If you want to move your body and keep in shape, but you hate running, you don’t have to push yourself to love running. You can try participating in a sport that makes exercising feel more manageable. That could be dancing, taking spin classes, kayak or swim.

You’re still working towards the same goal: staying healthy. You’re just doing it in a way that feels right for you, not going off what everyone else says and thinks you should do.

It applies to more than exercising. Figure out your goal or your purpose, and adjust your means of getting there.

4. Be Open or Change Your Perspective

Enough with the questions; on to the doing.

One thing you can do to help yourself find your passion is to be open to trying something you haven’t done before.

You don’t have to do something that scares the pants off you; just do something new.

If you don’t like change, your immediate reaction might be to reject the idea of trying something new outright. You might think, I’m fine doing what I’m doing. I just don’t feel passion for it.

That’s okay.

If you want to find a passion for doing the things you’re already doing, you can. You just have to adjust your mindset to achieve that mental clarity.

“Problems can’t be solved with the same mindset that created them,” said Albert Einstein.

Try to look at things from a different angle. You can’t solve your problem of a lack of passion with the same perspective. Your customer service job is an opportunity to practice your empathy skills. Your tedious desk job still gives you the opportunity to work with an amazing team.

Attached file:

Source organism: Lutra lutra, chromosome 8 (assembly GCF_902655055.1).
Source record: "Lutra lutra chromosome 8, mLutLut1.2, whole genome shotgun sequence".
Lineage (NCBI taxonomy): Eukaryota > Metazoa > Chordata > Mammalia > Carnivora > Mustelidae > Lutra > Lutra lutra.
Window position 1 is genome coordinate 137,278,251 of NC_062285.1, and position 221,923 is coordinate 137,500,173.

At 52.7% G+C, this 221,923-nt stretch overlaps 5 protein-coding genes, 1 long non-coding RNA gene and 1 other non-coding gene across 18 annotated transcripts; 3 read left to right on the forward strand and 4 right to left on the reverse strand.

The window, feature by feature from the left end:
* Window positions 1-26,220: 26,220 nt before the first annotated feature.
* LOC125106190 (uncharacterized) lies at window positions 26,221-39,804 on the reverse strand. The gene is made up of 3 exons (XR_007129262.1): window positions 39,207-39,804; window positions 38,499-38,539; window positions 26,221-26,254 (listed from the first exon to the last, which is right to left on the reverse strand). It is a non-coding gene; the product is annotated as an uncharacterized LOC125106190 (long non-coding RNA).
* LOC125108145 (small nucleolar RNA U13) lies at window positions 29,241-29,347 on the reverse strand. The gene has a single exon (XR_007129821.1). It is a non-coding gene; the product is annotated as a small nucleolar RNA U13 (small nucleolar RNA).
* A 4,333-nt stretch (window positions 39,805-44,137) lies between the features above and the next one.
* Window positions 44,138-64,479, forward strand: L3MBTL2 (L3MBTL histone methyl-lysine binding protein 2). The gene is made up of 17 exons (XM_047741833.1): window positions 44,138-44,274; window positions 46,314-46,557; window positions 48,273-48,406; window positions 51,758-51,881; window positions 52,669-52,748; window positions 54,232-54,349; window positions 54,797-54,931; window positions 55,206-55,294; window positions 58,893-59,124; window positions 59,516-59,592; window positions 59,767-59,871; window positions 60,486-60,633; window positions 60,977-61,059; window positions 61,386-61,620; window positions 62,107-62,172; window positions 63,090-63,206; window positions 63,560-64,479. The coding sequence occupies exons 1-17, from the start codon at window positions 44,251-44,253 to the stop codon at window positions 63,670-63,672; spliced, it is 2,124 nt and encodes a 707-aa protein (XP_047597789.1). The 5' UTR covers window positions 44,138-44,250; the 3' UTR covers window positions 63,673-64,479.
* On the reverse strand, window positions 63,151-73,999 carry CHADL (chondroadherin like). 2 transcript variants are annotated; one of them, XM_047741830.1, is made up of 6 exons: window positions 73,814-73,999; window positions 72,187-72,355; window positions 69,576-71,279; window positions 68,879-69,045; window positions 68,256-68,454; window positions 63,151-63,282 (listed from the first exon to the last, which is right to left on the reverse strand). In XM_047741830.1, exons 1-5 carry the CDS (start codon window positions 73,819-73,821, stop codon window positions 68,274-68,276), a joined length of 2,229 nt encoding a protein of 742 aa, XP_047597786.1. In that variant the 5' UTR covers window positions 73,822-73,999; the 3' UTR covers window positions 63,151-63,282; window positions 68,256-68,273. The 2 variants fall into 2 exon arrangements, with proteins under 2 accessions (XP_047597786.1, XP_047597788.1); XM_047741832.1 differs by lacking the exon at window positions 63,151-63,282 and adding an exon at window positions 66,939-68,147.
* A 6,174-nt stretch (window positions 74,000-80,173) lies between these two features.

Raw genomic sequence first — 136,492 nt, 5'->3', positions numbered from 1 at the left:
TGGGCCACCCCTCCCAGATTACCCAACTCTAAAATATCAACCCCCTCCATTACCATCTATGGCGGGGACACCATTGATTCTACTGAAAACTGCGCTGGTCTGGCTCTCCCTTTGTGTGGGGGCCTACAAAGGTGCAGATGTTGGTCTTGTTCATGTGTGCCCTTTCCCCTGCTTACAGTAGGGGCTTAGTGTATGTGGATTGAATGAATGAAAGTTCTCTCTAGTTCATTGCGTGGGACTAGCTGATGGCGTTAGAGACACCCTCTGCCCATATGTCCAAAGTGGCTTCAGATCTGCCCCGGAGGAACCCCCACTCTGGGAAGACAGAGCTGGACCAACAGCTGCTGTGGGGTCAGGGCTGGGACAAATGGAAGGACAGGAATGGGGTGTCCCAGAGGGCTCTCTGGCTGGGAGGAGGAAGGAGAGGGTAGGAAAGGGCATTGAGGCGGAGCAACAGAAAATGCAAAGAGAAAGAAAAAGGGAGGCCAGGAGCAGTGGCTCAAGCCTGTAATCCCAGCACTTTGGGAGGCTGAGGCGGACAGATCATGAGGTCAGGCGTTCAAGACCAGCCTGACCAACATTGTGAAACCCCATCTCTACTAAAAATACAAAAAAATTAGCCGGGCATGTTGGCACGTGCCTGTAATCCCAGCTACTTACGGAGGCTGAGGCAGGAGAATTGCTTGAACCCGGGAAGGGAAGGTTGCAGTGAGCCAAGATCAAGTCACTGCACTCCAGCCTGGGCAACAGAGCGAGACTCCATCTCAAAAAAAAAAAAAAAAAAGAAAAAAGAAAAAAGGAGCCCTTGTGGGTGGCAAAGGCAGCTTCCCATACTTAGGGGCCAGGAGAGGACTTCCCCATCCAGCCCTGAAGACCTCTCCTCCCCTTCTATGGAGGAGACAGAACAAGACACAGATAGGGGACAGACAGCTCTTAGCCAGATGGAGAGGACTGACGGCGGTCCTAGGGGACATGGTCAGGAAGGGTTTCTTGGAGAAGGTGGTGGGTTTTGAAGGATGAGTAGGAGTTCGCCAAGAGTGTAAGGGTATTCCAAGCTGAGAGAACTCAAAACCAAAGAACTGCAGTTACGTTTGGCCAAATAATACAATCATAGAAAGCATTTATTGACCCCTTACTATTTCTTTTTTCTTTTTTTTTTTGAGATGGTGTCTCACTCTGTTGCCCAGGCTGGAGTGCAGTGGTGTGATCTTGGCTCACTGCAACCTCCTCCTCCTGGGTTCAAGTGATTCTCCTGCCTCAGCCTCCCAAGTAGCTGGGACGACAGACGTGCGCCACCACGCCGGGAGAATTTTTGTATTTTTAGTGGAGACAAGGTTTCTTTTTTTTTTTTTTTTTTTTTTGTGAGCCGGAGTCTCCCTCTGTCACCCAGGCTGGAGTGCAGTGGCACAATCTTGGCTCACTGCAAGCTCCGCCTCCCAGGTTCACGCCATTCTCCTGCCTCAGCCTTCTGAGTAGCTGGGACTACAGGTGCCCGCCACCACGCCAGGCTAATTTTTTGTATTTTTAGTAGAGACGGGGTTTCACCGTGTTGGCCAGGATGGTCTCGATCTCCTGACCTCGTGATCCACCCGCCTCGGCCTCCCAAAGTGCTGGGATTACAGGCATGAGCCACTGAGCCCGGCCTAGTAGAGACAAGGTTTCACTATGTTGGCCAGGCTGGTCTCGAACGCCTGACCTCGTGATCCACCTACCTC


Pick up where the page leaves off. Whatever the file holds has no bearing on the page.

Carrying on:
Invigorated passion requires either being open to doing something new or looking at the same things from a different perspective. Whichever the case, be open to giving yourself completely to the deed.

5. Don’t Quit Your Job Yet

Some people romanticize the idea that finding your passion will automatically solve all of your problems. Finding your passion will lead to living a more fulfilled life, but you still have to be practical.

Don’t quit your day job until you have some kind of a safe landing.

You’ll have to figure out how to survive whether or not you have a job. You might as well be safe and have a cushion so that you don’t come crashing down.

Live your life. Pursue your passion. Just be smart about it.

Finding Your Passion For A More Fulfilled Life

There are questions to ask yourself and steps to take for finding your passion. None of that matters though, if you don’t try.

Passion doesn’t just drop onto your lap out of nowhere. It takes action and reflection to learn what you’re passionate about.

When you find that mental clarity about something you enjoy doing, keep on doing that thing that fills you with energy and quite literally gives you life. It can improve your mental health, and that is priceless.

For more tips on how to live a fulfilling life, check out more from our blog!

If you’re in the San Diego area and are looking to take charge of your mental health, get in touch with us at Solara Mental Health Center. We look forward to serving you.